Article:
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Der Untergang von Pompeji
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from 3 customer reviews
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Pompeji, the city at the foot of the Vesuvius, is at the high point of its development. Numerous Roman citizens, famous gladiators and rich patricians settled in the magnificent buildings. When the inhabitants of Pompeii begin their daily work in the morning of August 24, 79 A.D., they don't suspect the forthcoming disaster at all.
At the start of the game, the players bring their citizens into the city. When Vesuvius erupts, everyone tries to bring out as many of their citizens as possible from Pompeii. The winner is the one who saved the most of their citizens in the end.
Players: 2 - 4
Time: 45 minutes
Ages: 10 and up
Est. time to learn: 20-30 minutes
Weight: 1,106 grams
Language Requirements: Game components are language-independent. An English translation of the rules is provided.
- 127 playing pieces
- 61 cards
- 45 lava tiles
- 1 gameboard
- 1 volcano
- 1 cloth bag
Average Rating: 4 in 3 reviews
The clever Pompeii theme carries this game -- and the volcano is a nice touch!
The game starts sedately -- players draw cards to populate the city with their own citizens, and their "relatives." Then, the first volcano card pops up, and the fun begins. Now, whenever an "Omen" card is drawn, a player can throw another player's citizens into the volcano. When the "A.D. 79 card" is drawn, things start to get really interesting. In this stage of the game, players take turns drawing lava tiles and placing them in various parts of the city, and moving as many of their citizens as possible through the city gates to safety. Place a lava tile on a space with citizens on it, and throw them into the volcano! The player with the most surviving citizens wins.
This is a quick game to learn, since the theme makes things intuitively obvious -- first, get people into the city, then get them out.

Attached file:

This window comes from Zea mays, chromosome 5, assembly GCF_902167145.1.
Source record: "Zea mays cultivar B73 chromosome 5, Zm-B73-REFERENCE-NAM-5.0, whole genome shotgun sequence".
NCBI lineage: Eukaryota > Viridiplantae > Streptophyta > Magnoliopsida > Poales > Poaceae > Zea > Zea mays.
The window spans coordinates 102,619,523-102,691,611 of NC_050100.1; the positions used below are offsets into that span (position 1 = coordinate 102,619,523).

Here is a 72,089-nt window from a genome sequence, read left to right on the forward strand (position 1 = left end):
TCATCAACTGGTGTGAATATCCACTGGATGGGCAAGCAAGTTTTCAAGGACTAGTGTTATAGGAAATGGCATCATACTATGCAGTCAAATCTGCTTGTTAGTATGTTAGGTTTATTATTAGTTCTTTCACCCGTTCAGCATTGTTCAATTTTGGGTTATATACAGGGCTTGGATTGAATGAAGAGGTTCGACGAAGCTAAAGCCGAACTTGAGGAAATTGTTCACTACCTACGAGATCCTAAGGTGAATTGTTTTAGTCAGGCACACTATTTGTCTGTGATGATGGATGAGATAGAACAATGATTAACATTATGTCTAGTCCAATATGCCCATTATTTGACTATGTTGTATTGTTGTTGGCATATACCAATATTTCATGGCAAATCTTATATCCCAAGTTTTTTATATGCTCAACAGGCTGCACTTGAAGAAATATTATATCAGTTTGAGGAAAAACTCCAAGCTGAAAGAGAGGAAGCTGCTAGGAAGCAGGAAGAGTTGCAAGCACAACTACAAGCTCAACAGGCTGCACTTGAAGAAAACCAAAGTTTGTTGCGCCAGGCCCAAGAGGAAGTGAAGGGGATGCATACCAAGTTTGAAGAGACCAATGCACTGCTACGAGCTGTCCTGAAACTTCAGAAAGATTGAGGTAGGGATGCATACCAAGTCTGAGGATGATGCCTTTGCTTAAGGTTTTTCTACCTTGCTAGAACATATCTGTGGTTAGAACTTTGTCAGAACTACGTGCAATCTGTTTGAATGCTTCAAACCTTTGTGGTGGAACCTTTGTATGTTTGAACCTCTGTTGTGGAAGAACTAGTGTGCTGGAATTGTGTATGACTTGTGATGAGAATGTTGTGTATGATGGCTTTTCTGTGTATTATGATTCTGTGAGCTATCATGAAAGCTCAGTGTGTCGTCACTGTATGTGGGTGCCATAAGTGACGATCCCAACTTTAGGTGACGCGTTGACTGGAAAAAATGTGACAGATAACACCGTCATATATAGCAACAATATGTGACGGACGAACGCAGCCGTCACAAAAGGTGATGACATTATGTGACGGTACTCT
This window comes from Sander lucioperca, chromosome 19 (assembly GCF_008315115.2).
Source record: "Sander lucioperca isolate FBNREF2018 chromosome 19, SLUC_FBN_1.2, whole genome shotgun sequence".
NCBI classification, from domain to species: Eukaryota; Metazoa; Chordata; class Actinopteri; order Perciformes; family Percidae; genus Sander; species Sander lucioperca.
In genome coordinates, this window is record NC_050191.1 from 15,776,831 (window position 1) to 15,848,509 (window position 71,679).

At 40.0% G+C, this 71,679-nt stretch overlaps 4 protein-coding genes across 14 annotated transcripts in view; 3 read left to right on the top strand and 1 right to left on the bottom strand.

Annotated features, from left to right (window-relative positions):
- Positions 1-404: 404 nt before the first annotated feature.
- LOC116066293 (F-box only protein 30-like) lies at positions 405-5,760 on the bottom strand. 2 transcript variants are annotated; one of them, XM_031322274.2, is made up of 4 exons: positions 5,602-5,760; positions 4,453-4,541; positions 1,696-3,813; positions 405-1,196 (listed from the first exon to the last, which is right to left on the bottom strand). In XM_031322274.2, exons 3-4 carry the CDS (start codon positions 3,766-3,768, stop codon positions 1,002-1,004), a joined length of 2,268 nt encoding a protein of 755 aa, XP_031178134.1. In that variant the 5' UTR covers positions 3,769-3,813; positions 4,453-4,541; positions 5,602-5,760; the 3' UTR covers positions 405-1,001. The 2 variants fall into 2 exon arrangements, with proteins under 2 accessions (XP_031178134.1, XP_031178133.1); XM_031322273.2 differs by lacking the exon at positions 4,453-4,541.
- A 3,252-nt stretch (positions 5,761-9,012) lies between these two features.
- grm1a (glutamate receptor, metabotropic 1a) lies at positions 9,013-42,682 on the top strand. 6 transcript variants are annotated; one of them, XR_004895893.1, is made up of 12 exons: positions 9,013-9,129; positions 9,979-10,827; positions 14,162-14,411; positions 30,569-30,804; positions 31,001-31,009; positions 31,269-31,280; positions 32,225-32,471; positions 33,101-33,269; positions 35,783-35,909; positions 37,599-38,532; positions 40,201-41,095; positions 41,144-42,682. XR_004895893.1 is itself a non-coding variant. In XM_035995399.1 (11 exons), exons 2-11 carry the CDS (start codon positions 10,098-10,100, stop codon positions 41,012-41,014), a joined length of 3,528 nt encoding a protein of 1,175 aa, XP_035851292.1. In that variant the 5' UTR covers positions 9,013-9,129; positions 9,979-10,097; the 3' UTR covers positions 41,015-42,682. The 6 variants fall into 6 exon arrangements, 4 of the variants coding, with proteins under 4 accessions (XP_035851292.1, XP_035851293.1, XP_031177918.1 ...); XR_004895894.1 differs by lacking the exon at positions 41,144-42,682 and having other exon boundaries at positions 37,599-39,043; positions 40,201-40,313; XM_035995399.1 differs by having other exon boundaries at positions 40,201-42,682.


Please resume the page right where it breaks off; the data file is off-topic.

While it will not tax your brain, there is some strategy involved in deciding where to place citizens in the first part of the game, and how to move them out in the second part. (For instance, the number of spaces a piece can move is equal to the number of pieces sharing its current space. Also, it can pay to move your piece to a space occupied by opposing players, to minimize the chances of having your piece flattened by a lava tile.)
This is a great game for kids. It plays quickly (generally, within 30 minutes), and they seem to enjoy tossing citizens into the volcano!
Finally, the game looks great. The board is sturdy and attractive, and the lava tiles (which have different themes to indicate which part of the city they can be placed in) are colorful. And we do love that volcano!
Die Untergang von Pompeji is a light weight strategy game that is easy to learn and fun to play. The game plays fast with 4 people. The game is somewhat divided into two parts.
During the first half of the game, players take turns using cards to populate the city and then drawing. If you place a citizen in a building already occupied you get to place bonus citizens on the board. After a few rounds of play, the volcano card comes up signaling the omens of a volcanic eruption. Now when a player draws an omen card he/she gets to sacrifice a citizen to Mt Vesuvius in an attempt to appease the volcano. It doesn't work of course and When the volcano card comes up a second time, Vesuvius erupts!
The second half of the game now begins where players attempt to get as many citizens out of Pompeji as quickly as possible. Cries of "Run away, run away" are frequently chanted. The player with the most survivors wins the game.
I love the big volcano that comes with this game (or should I say 2 games). The first game is a boring set up and the second is a mildly amusing flee from danger.
The game is very light, but there are more rules than you'd want to learn for how random the game is. I like the theme! Unfortunately, the game is just not that good.